Correction: Based on a summary from the Georgia State Supreme Court, this story originally incorrectly reported discipline against Renate Downs Riley. Jenny Mittelman, deputy general counsel for the Georgia Bar Association, reports, "Ms. Riley is a member in good standing and she has never been disbarred."
Georgia's Supreme Court next week hears the case of a convicted Macon murderer who argues that his trial lawyer and the lawyer who handled his appeal were both incompetent.
The Georgia State Supreme Court gives this account of the case:
In 1999, a Bibb County jury convicted Alivin Harris of felony murder and other charges for shooting two men after a fight outside a bootlegger's house.
Rodrigo Callaway died, and his brother, Marcus Callaway, was shot in the spine.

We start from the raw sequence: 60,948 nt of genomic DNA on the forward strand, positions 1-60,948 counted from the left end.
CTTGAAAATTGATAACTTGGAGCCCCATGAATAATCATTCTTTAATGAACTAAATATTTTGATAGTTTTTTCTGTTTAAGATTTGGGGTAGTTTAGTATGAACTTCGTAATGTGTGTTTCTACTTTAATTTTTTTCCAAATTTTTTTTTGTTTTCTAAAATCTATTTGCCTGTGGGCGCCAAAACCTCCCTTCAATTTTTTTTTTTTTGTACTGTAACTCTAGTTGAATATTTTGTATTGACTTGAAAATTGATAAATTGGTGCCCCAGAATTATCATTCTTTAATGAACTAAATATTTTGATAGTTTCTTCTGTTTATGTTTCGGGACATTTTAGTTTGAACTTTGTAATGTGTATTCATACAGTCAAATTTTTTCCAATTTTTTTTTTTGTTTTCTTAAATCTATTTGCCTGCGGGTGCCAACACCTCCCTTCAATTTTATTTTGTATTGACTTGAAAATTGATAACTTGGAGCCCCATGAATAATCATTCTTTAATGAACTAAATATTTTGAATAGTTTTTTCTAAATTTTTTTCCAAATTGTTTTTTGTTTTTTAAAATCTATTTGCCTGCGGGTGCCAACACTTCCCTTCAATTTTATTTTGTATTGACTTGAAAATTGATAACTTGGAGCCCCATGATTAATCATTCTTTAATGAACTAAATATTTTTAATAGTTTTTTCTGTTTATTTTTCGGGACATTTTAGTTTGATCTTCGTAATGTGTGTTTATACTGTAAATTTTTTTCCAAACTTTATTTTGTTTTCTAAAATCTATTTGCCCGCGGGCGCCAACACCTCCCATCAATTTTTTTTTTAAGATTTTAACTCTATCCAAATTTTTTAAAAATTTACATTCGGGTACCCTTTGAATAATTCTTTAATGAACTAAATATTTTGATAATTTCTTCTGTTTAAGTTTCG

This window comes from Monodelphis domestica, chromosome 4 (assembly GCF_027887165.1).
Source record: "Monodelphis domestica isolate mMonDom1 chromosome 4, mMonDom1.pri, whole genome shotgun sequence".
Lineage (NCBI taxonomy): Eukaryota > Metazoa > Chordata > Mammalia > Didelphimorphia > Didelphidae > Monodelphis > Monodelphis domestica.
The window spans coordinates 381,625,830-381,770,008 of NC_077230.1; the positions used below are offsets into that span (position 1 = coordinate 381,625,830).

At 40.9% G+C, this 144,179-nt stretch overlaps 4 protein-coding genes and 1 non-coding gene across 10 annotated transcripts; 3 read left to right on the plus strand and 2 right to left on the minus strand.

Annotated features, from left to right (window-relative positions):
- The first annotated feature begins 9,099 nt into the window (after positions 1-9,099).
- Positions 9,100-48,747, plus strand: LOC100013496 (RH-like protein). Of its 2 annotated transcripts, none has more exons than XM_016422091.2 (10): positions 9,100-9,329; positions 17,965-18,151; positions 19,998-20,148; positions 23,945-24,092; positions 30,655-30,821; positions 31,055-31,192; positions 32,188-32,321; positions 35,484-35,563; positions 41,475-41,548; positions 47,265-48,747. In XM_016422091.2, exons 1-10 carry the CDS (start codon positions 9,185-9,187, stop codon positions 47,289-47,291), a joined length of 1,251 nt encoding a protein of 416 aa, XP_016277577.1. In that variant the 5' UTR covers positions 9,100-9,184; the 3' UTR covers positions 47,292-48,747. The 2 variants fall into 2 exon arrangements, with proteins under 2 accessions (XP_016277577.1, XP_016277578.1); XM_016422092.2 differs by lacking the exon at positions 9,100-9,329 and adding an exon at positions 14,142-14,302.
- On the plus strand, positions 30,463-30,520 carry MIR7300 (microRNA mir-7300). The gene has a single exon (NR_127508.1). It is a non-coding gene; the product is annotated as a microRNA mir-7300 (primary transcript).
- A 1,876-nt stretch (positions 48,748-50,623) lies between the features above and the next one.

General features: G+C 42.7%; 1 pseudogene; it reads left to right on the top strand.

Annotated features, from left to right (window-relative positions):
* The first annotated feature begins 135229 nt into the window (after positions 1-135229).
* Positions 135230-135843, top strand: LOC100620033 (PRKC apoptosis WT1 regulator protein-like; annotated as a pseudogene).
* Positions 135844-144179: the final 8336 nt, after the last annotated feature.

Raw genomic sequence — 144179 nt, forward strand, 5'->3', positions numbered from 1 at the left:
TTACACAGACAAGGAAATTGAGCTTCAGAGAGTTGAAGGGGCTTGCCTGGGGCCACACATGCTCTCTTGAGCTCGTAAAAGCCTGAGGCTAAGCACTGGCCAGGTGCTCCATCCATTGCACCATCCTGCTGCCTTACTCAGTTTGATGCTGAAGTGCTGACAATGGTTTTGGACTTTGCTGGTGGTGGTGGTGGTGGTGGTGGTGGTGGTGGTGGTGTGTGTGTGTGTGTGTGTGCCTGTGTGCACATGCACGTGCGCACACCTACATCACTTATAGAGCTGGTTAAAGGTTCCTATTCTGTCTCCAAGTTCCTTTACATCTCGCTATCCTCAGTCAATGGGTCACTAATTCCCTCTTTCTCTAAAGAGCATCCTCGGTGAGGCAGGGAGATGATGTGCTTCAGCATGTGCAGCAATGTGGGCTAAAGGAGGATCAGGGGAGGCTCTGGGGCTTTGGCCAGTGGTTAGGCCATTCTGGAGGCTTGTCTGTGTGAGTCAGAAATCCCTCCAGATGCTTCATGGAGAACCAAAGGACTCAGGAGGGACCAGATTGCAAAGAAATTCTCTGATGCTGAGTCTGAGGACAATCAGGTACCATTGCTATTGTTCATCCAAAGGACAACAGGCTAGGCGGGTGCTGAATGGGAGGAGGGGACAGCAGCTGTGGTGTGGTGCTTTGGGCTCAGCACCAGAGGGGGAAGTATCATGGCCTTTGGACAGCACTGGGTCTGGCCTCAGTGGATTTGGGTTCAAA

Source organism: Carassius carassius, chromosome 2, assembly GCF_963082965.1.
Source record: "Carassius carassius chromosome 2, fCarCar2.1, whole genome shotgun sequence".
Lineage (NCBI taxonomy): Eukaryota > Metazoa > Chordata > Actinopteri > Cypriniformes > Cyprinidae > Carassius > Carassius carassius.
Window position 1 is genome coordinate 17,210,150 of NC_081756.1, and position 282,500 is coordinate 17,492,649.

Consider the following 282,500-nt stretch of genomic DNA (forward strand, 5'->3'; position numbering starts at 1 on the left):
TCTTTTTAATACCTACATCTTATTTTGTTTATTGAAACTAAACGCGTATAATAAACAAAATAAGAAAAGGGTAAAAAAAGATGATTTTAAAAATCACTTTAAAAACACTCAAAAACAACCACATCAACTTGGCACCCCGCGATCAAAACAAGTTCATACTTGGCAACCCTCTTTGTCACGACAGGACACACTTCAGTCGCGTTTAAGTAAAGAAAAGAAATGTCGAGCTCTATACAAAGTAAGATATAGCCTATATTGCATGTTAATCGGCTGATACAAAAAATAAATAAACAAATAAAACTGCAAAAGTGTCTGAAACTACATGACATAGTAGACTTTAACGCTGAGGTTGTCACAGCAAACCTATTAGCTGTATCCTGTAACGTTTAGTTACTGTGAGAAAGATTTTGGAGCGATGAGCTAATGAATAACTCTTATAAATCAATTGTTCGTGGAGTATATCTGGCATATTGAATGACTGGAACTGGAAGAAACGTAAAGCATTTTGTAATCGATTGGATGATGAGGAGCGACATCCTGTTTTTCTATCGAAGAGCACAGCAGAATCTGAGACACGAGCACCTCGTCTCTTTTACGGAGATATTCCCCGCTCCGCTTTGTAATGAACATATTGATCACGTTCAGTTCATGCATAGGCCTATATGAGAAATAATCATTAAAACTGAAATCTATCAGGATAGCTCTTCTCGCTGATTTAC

Harris was sentenced to life plus 10 years in prison.
Six years later, Harris appealed to the state court, arguing that his trial lawyer, Joseph Williams, did not provide a competent defense because he was addicted to cocaine.
He also said Williams failed to tell him about a plea-bargain offer from prosecutors that would have given Harris a 20-year sentence if he pleaded guilty to aggravated assault.
The state court ruled that there was no evidence that his lawyer was addicted or failed to tell him about the offer. They rejected his request for a new trial.
A second lawyer was appointed by the state to represent him in that appeal.
The Georgia State Supreme Court is scheduled to hear the Harris case Monday afternoon.